School Refusal is of Many Kinds

School Refusal is of Many Kinds

Vijai P. Sharma, Ph.D

At one time or another during their grade-school years, one in four children will exhibit school attendance problems. Some would just refuse or get too "sick" to go to school; others make it to school but won't stay in class the entire time. This article focuses on elementary-grade children because refusing to go to school is more prevalent in this age group.

In the past, when school absences exceeded a certain number without a medical excuse, it was labeled as "truancy," which had overtones of "bad kid" syndrome or even a legal violation. With the arrival of child- and school psychologists on the scene, the problem of school absenteeism or school refusal has been given many names and is understood to spring from a number of different causes.

For example, some children refuse to go to school, not because the school is the problem, but they simply don't want to leave home. This is called, "separation anxiety." The child doesn't want to go to school because of fear of separation from parents.

Some children don't want to go to school because of social anxiety. They dread the prospects of being with their peers. If they experience teasing or bullying at school, it might make their anxiety worse. Some of these children are shy from very early on. They feel more comfortable at home because they don't have to talk with their peers or speak in front of the whole class. Whatever the individual reason, the fact is that some children feel embarrassed or even ashamed in the presence of their peers.

Some avoid school because of performance anxiety. They might have a learning disability or attention- concentration problem. They don't like poor grades, so they avoid going to school in anticipation of taking a test and being seen by everybody as a "dummy." the "teacher factor" might also a play a role in it. If they don't see their teacher exactly as a reassuring and comforting figure, they are likely to experience greater anxiety.

Children express school refusal in different ways. Some will put up quite a fight getting out of bed and they drag their feet getting ready in the morning. Others find every little excuse to throw a tantrum in the morning. Some children experience physical symptoms such as stomachache, headache or nausea. They might feel better once they are allowed to stay home.

The family setting may also play a part in school refusal. A study conducted in Japan shows that most school-refusal children were close to their mothers but distant from their fathers, and the mothers were emotionally distant from their husbands. Fathers, in such families, tended to be isolated figureheads.

Conflict and marital tension at home are often associated with school refusal across the societies. Some children fight going to school or plainly refuse after a separation or divorce between the parents. There might be other issues such as lack of parental interest, or adjustment issues involving stepfamily situations.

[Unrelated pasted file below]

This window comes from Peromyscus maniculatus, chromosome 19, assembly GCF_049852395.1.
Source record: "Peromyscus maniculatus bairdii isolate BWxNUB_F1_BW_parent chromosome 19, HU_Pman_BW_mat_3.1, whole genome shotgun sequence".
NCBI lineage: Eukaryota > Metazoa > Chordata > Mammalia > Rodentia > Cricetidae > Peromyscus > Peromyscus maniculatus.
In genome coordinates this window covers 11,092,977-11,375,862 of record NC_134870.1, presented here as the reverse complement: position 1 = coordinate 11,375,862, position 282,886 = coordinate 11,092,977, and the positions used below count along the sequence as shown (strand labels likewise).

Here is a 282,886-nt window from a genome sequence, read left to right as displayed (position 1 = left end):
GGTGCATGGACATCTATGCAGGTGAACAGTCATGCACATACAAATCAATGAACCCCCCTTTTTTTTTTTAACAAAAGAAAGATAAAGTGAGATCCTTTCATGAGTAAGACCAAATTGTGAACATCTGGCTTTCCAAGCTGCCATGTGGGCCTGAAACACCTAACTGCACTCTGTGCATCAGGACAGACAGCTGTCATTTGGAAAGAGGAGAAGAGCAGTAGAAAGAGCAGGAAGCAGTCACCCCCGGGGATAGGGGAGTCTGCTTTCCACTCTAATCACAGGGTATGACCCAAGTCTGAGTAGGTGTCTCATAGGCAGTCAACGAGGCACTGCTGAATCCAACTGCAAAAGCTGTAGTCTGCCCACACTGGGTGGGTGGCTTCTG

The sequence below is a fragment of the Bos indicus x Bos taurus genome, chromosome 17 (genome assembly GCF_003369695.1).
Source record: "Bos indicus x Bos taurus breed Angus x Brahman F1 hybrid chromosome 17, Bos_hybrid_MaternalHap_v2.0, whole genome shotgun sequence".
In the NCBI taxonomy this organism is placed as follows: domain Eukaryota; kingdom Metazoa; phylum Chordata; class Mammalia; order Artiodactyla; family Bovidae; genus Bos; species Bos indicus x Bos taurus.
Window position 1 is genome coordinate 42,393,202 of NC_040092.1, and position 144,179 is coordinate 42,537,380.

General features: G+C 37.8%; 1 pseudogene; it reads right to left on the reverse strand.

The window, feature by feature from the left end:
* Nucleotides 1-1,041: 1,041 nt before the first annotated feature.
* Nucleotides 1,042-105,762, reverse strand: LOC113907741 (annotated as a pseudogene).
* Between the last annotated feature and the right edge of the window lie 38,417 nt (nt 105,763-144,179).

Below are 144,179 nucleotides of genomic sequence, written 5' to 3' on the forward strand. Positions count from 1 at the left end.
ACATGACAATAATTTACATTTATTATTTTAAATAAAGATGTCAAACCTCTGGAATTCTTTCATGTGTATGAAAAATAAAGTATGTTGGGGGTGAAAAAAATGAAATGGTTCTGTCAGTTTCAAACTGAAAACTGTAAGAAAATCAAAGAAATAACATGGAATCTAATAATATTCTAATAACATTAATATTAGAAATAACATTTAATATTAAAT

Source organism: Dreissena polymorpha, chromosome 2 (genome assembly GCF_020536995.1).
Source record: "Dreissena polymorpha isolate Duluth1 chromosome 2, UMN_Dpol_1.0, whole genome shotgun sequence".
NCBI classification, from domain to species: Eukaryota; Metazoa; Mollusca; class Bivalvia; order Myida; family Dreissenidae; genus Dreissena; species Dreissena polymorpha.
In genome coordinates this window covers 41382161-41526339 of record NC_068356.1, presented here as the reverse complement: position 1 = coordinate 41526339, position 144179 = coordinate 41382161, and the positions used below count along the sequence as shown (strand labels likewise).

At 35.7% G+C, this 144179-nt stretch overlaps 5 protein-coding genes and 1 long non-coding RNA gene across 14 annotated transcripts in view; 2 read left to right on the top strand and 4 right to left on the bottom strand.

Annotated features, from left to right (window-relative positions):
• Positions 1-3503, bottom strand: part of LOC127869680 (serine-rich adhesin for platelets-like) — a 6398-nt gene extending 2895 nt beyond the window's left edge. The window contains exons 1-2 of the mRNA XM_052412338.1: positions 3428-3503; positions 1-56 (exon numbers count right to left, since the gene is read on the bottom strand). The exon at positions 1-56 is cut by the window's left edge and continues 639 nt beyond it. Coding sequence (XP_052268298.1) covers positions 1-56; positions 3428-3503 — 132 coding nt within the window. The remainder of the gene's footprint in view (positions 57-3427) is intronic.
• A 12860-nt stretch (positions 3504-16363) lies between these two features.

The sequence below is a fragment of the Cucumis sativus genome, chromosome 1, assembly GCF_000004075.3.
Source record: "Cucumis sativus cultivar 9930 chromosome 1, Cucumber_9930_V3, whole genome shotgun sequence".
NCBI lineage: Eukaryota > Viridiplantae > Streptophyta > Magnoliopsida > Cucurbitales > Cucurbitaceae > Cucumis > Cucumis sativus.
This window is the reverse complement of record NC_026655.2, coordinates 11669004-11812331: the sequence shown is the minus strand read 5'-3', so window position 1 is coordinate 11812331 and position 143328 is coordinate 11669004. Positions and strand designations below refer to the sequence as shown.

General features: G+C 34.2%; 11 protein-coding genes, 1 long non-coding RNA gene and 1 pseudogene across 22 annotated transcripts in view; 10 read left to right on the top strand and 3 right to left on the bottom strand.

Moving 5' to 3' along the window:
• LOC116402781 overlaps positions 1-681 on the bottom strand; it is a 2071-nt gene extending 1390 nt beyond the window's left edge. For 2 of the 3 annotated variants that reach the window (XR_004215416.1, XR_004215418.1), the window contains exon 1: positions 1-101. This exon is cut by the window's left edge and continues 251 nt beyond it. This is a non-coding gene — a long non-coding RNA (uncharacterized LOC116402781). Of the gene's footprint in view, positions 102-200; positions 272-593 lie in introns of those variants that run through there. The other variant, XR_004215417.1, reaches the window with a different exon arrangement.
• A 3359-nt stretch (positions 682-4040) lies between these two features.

Analyze whether your child has a problem in going to or staying in school. What caused the behavior in the first place and what is maintaining it now? For example, one child I saw refused to go to school after the house was set on fire. That's what caused it. However, the refusal did not diminish soon because it was maintained by parental attention and more fun and play time at home.

Investigate potential reasons behind the reluctance to go to school. The term "school refusal" is not always helpful as it suggests a willful and defiant behavior on the part of the child. Some children are simply reluctant and even fearful. It would be wrong to say they are willful. They just have a problem that we need to help them work through.

A professional evaluation can help you identify if your child has a social or performance anxiety. Such children need to be empowered. So, a child who is having trouble communicating can benefit from training in communication skills. A shy, isolated and often misunderstood child can benefit from social and communication skills training.

Children who are victims of teasing and bullying need school intervention, peer refusal training and assertiveness skills along with specific strategies against teasing and bullying.

Relaxation and special breathing training are particularly helpful against anxiety experienced inside the classroom. If the problem is severe, the child may need to be escorted to school or from class to class.

Having ascertained the causes and put the appropriate measures in place, you may have to "push" your child a little bit. A child, who has gotten used to staying home, finds it hard to get back to the old schedule. Consequences may have to be established and used for being late to school, skipping class, or staying home.

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Copyright 2002, Mind Publications 


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